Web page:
Mark Messer, 39, is a small business owner who is completing his 12th year on council and is currently the city’s mayor. Messer has lived in the community for 33 years. He holds a bachelor’s degree from Liberty University and is involved in a number of organizations.

He said he’s seeking a fourth term because he’s worked on several of the planning documents for the city and downtown, and is looking forward to executing the plans.

“It’s been an awesome ride,” Messer said. “We’ve accomplished many goals and have made a lot of great strides. I feel that Lebanon is in a great position. I want to keep the momentum up.”

Messer said during his tenure on council, the city has eliminated $5 million in debt and by the end of 2024, the city’s general obligation debt should be eliminated.

He said key issues facing the city include funding a full-time fire/EMS department; electric division improvements such as its new solar array project; addressing downtown truck traffic, the widening of Ohio 63 to Ohio 741 and other infrastructure projects; and preparing shovel-ready sites for the city as a location to help support regional economic development projects.

James Norris, 70, is a retired Lebanon school teacher who previously served 16 years on city council and has lived in Lebanon since he was 5. He has been a board member of Solutions Counseling and Recovery Center for more than 40 years and a board member of the Warren County Historical Society for more than 30 years. Norris holds a bachelor’s degree from Taylor University and a master’s degree from Xavier University.

Norris is the older brother of current Vice Mayor Scott Norris, who was elected to his first term on council in 2021.

“I am running because of my involvement with the community and I particularly enjoyed my 16 years on council of bringing my views and helping to make decisions for the city,” he said.

Key issues identified by Norris include measuring the quality of life with housing; securing a financial platform for the city’s fire/EMS division and top-notch public safety protection for Lebanon; improve infrastructure funding; and developing quality housing with an eye on how it impacts the school district.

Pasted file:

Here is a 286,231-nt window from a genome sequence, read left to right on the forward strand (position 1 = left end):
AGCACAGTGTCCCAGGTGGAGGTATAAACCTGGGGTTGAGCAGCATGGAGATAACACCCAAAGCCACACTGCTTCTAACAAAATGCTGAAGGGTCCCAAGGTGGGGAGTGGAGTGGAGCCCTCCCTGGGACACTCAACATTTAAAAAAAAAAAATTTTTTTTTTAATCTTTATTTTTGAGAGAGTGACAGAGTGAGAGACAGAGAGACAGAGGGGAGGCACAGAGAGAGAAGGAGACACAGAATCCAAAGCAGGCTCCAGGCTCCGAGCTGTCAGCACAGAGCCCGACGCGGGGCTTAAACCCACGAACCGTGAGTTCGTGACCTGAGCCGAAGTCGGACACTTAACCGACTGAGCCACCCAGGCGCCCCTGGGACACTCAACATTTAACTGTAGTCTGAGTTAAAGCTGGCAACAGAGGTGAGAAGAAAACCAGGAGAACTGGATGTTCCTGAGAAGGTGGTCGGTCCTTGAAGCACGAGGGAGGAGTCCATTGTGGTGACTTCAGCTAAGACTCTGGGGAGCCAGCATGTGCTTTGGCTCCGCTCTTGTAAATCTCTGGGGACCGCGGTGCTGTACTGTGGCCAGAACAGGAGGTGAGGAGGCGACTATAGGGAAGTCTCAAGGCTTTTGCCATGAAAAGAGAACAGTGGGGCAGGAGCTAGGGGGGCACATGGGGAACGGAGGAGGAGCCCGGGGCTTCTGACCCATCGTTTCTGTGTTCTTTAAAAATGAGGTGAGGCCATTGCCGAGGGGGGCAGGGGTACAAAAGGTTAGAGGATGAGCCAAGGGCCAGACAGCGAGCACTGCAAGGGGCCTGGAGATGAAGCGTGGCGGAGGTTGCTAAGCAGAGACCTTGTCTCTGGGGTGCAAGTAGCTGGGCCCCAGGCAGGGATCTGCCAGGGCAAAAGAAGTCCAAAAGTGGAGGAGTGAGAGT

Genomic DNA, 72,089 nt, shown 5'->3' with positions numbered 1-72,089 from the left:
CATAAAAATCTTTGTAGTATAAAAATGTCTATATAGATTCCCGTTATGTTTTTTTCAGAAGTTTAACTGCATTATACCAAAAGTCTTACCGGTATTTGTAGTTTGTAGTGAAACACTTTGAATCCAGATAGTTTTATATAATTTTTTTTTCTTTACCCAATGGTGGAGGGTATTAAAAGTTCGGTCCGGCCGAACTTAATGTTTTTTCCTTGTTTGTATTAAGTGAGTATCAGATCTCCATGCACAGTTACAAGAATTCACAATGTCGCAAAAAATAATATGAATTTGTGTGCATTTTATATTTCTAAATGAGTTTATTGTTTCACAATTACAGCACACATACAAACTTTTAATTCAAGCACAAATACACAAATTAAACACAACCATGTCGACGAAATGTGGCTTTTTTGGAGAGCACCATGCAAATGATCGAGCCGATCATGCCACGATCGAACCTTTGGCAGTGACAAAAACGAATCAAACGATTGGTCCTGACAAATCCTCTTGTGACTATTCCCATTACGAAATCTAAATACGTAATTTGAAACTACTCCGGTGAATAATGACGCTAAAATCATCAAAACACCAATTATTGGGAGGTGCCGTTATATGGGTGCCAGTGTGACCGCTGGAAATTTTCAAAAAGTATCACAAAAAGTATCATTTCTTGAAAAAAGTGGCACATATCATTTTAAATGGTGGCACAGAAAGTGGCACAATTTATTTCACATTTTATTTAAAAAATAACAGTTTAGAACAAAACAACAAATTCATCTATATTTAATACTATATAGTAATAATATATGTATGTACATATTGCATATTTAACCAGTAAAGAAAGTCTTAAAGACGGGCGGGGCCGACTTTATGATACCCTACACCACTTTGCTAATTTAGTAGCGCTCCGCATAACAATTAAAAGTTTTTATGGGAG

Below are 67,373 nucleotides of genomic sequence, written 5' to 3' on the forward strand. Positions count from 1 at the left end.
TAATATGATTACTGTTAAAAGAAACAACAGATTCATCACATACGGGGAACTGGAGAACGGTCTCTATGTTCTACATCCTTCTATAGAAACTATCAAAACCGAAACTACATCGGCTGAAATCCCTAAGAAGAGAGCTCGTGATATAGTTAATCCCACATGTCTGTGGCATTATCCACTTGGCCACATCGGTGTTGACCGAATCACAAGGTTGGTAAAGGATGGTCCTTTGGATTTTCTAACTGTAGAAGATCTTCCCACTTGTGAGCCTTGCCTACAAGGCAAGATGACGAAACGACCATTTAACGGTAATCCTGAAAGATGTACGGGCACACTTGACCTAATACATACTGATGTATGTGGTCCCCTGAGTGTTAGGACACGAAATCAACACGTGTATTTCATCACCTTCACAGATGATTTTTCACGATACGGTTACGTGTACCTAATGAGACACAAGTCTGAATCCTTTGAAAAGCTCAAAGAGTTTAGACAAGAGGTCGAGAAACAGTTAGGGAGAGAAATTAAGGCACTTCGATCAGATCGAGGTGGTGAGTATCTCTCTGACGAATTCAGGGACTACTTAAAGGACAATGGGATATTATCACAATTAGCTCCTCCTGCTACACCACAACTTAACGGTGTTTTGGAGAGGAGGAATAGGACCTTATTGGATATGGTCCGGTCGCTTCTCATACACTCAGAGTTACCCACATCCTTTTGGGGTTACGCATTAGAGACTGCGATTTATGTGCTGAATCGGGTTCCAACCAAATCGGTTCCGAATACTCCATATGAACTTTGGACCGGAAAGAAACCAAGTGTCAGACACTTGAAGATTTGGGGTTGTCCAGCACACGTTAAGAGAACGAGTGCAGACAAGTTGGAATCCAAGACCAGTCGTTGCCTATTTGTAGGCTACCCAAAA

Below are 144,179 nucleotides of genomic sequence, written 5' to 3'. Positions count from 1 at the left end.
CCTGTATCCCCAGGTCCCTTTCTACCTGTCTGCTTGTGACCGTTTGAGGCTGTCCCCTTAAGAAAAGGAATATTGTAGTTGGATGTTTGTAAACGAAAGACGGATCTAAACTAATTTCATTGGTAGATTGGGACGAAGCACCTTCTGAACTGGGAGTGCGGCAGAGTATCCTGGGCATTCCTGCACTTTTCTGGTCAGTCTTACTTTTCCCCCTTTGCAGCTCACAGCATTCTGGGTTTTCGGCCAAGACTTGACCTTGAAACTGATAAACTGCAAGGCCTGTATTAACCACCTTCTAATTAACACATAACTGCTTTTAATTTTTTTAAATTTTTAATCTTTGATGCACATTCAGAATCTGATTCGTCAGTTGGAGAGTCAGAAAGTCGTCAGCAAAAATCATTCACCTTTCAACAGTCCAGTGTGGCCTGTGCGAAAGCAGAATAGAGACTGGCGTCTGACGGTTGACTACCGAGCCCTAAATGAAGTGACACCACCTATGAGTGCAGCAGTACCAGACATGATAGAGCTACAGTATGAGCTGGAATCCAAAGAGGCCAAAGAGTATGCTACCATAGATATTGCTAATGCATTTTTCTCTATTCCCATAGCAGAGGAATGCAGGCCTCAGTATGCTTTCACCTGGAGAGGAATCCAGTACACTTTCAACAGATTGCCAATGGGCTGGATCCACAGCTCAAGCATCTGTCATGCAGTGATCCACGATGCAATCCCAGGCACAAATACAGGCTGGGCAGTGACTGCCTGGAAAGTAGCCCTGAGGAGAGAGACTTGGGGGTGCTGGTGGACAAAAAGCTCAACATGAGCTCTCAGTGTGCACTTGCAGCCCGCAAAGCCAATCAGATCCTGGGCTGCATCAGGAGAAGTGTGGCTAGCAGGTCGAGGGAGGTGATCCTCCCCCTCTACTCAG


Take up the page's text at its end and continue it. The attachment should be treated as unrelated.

“There is no pressure on us to grow,” he said. “Development needs to go through a strainer and be constantly evaluated.”

Credit: Breighton And Basette Photograph

Credit: Breighton And Basette Photograph

Breighton Smith, 37, was appointed in January after Adam Mathews was elected state representative. A native of Cincinnati, Smith has been a Lebanon resident for three years and helps manage his family’s law practice. Smith holds a bachelor’s degree from the University of Dayton and a law degree from Northern Kentucky University. He is active in several community organizations.

Smith said he’s running for a full term on council because “right now the city is at a critical time and there are a lot of things happening. I want to stay in Lebanon for the rest of my life. I believe my experience and outlook is needed.

Smith said key issues facing the city include responsibly managing growth in order to keep the historic charm and character of Lebanon; continuing the modernization of city services and infrastructure improvements such as the solar array project and road repairs; and ensuring essential core services are there for residents.

He said he continues to support the city’s Sanctuary City for the Unborn ordinance.

Joshua Toms, 39, is seeking his first term on Lebanon City Council this fall. Toms is a bail bondsman and has served as vice chairman of the Middletown Historic Cemetery Board. A Middletown native, Toms has lived in Lebanon since 2019.

Toms said he was running for office “because the practices of our city council have become corrupted by abusing emergency orders to pass legislation that are not emergencies. I see government out of control at all levels, nationwide, and I have realized that if I want something done, I should be the one to get involved and make those changes.”

He said he believes in limited government, transparency, accountability, fiscal responsibility and property rights. Toms he would like Lebanon to become a Second Amendment sanctuary city and repeal the income tax ordinance to restore the full 1% tax credit for residents who work outside of the city.

Toms said he wants to ban “spy technology” such as surveillance cameras and automatic license plate readers that the city has recently installed, according to his website and submitted information.